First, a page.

|Publication number||US3767807 A|
|Publication date||Oct 23, 1973|
|Filing date||Nov 15, 1971|
|Priority date||Apr 15, 1969|
|Also published as||US3772430|
|Publication number||US 3767807 A, US 3767807A, US-A-3767807, US3767807 A, US3767807A|
|Export Citation||BiBTeX, EndNote, RefMan|
|Referenced by (8), Classifications (9)|
|External Links: USPTO, USPTO Assignment, Espacenet|
United States Patent 3,767,807 PROCESS FOR THE PRODUCTION OF LYOPHI- LIZED PHARMACEUTICAL COMPOSITIONS CONTAINING VITAMIN C Pierre Blonde, Saint-Maur-des-Fosses, France, assignor to Societe Anonyme dite: ORSYMONDE, Paris, France No Drawing. Original application Apr. 14, 1970, Ser. No. 28,550, now abandoned. Divided and this application Nov. 15, 1971, Ser. No. 198,996 Claims priority, application France, Apr. 15, 1969, 6911589 Int. Cl. A61k 15/12 US. Cl. 424-280 1 Claim ABSTRACT OF THE DISCLOSURE Lyophilized pharmaceutical compositions which dissolve rapidly in water While having improved mechanical strength and resistance to atmospheric moisture are made by lyophilizing vitamin C in admixture with lyophilization adjuvants such as glycine, gum arabic and a block copolymer.
This is a division of application Ser. No. 28,550, filed Apr. 14, 1970 now abandoned.
This invention relates to the production of pharmaceutical compositions.
It is well known that lyophilised products always have a fragile structure and are furthermore generally extremely hygroscopic. These two properties make them difiicult to handle in an environment of normal humidity and make it necessary to use prefectly sealed packages for them.
This invention provides a process for the production of pharmaceutical compositions which have been dehydrated or desolvated by lyophilisation, and which are capable either of resuming their original form if solvent is provided, or of dissolving rapidly and completely in water. The new process furthermore makes it possible to lessen the two disadvantages described above by combining the medicament to be lyophilised with a lyophilisation adjuvant which imparts improved mechanical strength to the lyophilised product and slows down the moisture uptake.
The process of the present invention comprises mixing a medicament, in the presence of Water with at least one lyophilisation adjuvant chosen from: (a) non-toxic colloids, polysaccharides and polymers of high molecular weight capable of yielding colloidal solutions, and (b) soluble, edible, crystallisable, extenders, and lyophilising the mixture obtained.
The lyophilisation adjuvants used in the new process must have such physical properties that their addition cannot interfere with the proper course of the lyophilization operation. Thus, they must not lower the freezing point of the material to be lyophilised to a level where melting would occur during the lyophilization. As these substances must be considered to be excipients for the pharmaceutical compositions, it is essential for them to have no effect on the medicament and to be physiologically innocuous.
Suitable materials are: (a) colloids, polysaccharides of high molecular weight, and high polymers which can yield colloidal solutions, especially gum arabic, alginates and pectinates, polyvinylpyrrolidone, polyethylene glycols, and carboxymethylcellulose; and (b) soluble, edible and crystallisable extenders, especially lactose, glycine, mannitol, sorbitol, glucose, and sucrose. Amongst the latter, lactose loses the one molecule of water it normally contains during the lyophilisation and can, as a result, play the role of a dehydrating agent in the lyophilised product.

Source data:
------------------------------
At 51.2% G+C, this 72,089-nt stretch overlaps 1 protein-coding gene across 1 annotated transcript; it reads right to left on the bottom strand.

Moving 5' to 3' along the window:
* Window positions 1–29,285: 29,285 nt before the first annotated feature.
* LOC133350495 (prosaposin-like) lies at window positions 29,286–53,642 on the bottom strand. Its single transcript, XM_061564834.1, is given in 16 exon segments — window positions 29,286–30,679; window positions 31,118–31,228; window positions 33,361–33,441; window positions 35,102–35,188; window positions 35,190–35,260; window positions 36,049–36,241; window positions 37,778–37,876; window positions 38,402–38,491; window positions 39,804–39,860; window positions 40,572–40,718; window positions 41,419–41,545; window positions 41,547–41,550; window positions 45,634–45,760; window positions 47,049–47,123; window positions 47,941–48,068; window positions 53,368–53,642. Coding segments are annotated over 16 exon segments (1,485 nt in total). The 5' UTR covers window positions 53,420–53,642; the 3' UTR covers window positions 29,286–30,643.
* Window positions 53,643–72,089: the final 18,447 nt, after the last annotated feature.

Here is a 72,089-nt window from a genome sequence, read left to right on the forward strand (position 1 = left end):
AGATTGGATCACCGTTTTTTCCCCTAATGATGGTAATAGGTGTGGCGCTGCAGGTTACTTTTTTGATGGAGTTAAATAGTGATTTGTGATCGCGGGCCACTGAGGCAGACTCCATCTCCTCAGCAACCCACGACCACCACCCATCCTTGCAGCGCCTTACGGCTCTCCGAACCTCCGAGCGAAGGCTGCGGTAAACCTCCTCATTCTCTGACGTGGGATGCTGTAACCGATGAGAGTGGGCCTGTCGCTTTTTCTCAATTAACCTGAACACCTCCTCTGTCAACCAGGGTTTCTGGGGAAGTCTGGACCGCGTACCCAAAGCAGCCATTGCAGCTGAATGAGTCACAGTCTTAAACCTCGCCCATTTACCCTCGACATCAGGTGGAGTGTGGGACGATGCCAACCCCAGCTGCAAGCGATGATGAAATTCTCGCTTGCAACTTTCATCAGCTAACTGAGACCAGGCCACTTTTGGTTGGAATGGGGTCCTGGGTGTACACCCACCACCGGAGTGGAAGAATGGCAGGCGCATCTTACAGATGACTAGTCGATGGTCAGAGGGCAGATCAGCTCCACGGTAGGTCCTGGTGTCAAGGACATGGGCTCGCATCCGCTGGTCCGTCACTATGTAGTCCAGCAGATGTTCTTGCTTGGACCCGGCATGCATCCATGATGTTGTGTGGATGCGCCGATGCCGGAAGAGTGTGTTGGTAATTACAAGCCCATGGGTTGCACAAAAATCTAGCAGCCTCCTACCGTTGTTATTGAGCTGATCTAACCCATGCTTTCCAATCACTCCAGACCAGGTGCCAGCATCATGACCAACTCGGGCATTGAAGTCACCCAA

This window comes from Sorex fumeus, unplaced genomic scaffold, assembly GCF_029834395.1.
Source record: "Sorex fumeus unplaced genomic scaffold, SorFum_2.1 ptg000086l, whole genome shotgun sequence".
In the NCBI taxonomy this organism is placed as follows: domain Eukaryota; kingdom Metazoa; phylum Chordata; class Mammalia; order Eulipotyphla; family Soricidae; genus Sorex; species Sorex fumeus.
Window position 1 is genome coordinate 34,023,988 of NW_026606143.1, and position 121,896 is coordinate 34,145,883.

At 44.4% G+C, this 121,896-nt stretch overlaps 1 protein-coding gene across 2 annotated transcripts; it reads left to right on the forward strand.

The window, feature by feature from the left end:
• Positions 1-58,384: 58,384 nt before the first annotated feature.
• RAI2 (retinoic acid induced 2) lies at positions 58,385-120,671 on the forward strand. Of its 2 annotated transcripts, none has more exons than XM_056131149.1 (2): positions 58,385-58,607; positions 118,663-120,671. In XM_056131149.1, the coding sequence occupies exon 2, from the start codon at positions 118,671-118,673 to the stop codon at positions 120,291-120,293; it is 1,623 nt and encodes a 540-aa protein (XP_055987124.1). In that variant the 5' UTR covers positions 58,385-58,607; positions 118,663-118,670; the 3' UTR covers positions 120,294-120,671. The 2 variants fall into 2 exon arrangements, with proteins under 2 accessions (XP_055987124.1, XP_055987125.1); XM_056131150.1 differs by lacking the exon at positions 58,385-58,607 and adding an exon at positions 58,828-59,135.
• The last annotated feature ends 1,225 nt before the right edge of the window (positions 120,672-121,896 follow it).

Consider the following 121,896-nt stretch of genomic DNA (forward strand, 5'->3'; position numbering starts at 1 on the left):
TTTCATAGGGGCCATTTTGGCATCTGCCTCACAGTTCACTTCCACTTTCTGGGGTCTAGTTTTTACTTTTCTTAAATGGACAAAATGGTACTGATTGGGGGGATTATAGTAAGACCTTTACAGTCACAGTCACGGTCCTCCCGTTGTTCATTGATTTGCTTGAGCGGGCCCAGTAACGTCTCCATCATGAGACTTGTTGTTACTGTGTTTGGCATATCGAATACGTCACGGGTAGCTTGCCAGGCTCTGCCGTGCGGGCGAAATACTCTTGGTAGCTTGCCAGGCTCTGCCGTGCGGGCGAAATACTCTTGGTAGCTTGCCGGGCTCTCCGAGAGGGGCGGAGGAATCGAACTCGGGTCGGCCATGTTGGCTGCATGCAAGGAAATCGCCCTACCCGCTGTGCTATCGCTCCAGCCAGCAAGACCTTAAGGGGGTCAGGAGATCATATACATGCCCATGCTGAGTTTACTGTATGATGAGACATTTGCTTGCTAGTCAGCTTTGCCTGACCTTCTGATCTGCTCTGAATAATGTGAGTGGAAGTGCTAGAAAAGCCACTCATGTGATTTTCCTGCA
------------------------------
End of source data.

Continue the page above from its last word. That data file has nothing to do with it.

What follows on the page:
These additional substances can be used individually or "ice in mixtures. Harmoniously calculated proportions of these substances added to a solution of the material to be lyophilised make it possible to obtain a lyophilised product which is consistent, stable under normal ambient conditions, and entirely soluble and devoid of any toxicity (other than any toxicity of the medicament itself).
Variations in the amount of the lyophilization adjuvant make it possible to achieve any desired degree of hardness and solubility of the lyophilised product.
Medicaments of all kinds can be incorporated into mixtures to be lyophilized in accordance with the invention, e.g. water-soluble medicines, insoluble medicines dispersed as a colloidal suspension or emulsions, and also insoluble, undispersed medicines.
The lyophilised product obtained can be mechanically divided into pieces of well-defined shape and volume, which can be packed individually or in groups.
The pharmaceutical compositions obtained by the new process can be classified alongside effervescent, entirely soluble tablets while avoiding the use of large amounts of alkaline excipients, or alongside drinkable ampoules, having an advantage in cost price, or alongside any liquid form, having a definite advantage of lower volume and weight for a given dosage and showing great stability and excellent storage characteristics.
In the new process, the lyophilization adjuvant is added to the material to be lyophilised in the presence of a small amount of water, at ordinary temperature, and the resulting solution or paste is subsequently lyophilised in a manner known per se. If the mixture to be lyophilized is too liquid, because of the choice of the proportions of the constituents or for other reasons, and a separation takes place during mixing, the mixture is frozen with continuous stirring and when a pasty consistency has been achieved the mixture is spread on the previously cooled plates of the lyophilisation apparatus.